Preface: this is another piece written by my 13 year old. This particular one was a descriptive short story she had to write for class. I remember her sitting in the living room with tears in her eyes freaking out because she didn’t like the first couple of sentences and had writer’s block. As usual we went through the motions of talking her off the ledge. I find that talking her through these panic attacks she has and helping her find some sort of structure in all that noise she has in her head when she is under pressure sometimes helps her. The finished product of what came from a long night of her scratching out words and crumbling up paper was this story, one which I can say is my favourite thing she’s written so far.
This is BRILLIANT!
Oh, my, God Becky, look at her butt
It is so big, she looks like
One of those rap guys’ girlfriends.
But, ya know, who understands those rap guys?
They only talk to her, because,
She looks like a total prostitute, ‘kay?
I mean, her butt, is just so big
I can’t believe it’s just so round, it’s like out there
I mean gross, look
She’s just so, black
For all intents and purposes, we were first introduced to Becky in Sir Mix-A-Lot’s admittedly misogynistic but still bumpin’ booty appreciation anthem (and musical and kind of conceptual precursor to Nicki’s “Anaconda,” though I won’t give him that much credit) “Baby Got Back.” In the video, Becky is a limp brown-haired fringe jacket-wearing gum smacking white woman talk listening to her friend rail on the dress and physique of a dancing black woman, aptly introduced by a heavenly…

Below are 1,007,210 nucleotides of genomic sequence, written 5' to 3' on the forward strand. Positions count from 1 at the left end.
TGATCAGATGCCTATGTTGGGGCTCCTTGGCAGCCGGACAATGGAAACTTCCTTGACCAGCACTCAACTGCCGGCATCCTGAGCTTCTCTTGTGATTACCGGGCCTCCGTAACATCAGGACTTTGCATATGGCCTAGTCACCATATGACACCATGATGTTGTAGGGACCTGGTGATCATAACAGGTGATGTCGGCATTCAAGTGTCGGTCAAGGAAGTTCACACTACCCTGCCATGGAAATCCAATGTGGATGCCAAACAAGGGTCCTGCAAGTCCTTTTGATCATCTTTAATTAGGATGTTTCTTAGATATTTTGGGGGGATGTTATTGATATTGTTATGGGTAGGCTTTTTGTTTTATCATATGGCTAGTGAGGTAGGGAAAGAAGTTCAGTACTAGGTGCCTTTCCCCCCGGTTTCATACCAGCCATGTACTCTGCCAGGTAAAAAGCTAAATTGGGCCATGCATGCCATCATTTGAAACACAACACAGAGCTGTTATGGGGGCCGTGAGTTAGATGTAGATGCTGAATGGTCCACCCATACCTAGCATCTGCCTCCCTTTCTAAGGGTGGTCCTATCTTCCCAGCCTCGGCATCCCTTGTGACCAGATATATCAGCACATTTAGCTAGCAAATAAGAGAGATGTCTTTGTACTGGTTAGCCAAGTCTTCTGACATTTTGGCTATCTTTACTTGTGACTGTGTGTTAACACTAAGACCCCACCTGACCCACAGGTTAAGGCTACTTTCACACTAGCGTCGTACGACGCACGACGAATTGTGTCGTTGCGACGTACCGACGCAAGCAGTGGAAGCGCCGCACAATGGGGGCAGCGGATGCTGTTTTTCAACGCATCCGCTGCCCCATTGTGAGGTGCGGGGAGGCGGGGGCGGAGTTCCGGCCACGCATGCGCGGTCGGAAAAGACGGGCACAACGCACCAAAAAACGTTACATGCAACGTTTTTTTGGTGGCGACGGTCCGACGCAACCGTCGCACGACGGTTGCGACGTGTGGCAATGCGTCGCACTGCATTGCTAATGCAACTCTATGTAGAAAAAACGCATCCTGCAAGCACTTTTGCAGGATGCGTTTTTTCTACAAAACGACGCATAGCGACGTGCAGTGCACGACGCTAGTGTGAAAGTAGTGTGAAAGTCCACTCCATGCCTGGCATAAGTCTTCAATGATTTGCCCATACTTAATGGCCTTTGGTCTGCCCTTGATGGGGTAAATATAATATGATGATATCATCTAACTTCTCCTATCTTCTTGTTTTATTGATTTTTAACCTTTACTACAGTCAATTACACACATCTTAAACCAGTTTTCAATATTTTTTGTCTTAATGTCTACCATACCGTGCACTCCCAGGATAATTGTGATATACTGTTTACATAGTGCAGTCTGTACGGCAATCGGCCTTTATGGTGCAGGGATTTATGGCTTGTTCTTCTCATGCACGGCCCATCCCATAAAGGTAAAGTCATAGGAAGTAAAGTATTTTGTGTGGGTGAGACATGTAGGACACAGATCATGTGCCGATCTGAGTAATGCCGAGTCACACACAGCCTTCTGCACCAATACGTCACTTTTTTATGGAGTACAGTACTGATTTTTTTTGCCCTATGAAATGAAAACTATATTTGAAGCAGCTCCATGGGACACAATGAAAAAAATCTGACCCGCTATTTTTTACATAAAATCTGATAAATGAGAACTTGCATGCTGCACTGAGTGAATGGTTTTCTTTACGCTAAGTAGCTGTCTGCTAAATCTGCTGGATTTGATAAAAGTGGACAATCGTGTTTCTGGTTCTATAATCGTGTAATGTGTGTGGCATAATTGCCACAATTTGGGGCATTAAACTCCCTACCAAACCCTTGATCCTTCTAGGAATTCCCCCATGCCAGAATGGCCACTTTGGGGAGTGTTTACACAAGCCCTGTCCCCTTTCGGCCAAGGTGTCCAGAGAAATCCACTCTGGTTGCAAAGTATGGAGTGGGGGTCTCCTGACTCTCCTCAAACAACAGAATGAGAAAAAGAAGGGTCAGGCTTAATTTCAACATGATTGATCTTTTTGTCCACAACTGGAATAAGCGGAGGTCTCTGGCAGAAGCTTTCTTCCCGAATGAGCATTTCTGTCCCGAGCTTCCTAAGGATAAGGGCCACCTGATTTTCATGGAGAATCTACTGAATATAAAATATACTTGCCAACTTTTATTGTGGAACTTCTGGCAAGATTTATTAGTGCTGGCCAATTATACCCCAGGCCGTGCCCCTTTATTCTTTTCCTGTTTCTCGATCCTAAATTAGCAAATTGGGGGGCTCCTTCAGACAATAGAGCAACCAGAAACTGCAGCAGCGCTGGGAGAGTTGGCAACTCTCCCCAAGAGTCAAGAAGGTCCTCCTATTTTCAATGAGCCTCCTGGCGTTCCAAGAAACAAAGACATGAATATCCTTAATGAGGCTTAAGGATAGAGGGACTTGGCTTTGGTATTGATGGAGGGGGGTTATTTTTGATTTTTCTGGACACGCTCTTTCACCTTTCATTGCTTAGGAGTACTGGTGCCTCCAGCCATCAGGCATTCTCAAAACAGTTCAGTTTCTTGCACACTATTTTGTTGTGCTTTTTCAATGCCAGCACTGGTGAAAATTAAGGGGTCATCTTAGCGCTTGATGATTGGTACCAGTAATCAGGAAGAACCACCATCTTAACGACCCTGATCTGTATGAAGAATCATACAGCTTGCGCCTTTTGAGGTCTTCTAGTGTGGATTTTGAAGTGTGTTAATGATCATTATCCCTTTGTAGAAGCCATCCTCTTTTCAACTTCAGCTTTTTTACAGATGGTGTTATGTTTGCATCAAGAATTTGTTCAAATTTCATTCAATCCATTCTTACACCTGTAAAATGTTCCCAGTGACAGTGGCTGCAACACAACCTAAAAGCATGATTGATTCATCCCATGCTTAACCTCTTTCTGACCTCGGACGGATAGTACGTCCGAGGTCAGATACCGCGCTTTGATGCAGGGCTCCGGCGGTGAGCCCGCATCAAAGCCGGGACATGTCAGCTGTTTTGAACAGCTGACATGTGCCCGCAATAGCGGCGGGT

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I’m not into being fake happy. I seldomly show excitement, half a smile is just as good as a full one and don’t expect my voice to go an octave higher than my normal tone. Resting bitch face is a natural state of being for me. I don’t do it to be shady or for any petty reasons. Shit, I don’t even know I do it until it’s pointed out to me! I’m always told I don’t show feelings, to smile, to not be such a bitch…since apparently not smiling equates to being “a bitch”.
People have caught feelings about giving me gifts because I haven’t shown levels of excitement that were acceptable to them. People have called me heartless, bitter, cold, bitchy (they love that one) and whatever other adjectives suits them at the moment to point out the fact that my demeanour makes them uncomfortable.
Well guess what bitch? I’m me. That’s it. I don’t smile because life has conditioned me not to smile. I don’t smile because I don’t fucking feel like it. I don’t smile because I’m not obligated to make your insecure ass feel better about yourself if I flash you some teeth and gums. I don’t smile because I’ve gone through so much hurt and have so much inside to deal with that my half smile is all I’ve trained my mind to project just to feel a little bit normal at times that a smile would be warranted. I don’t smile because it’s not a welcome sign for men to approach me or talk to me when all I want to do is get to where the hell in going!
So if you ever do see me smile and even more rare hear me laugh out loud…then know that you’re truly appreciated and your presence is indeed a present.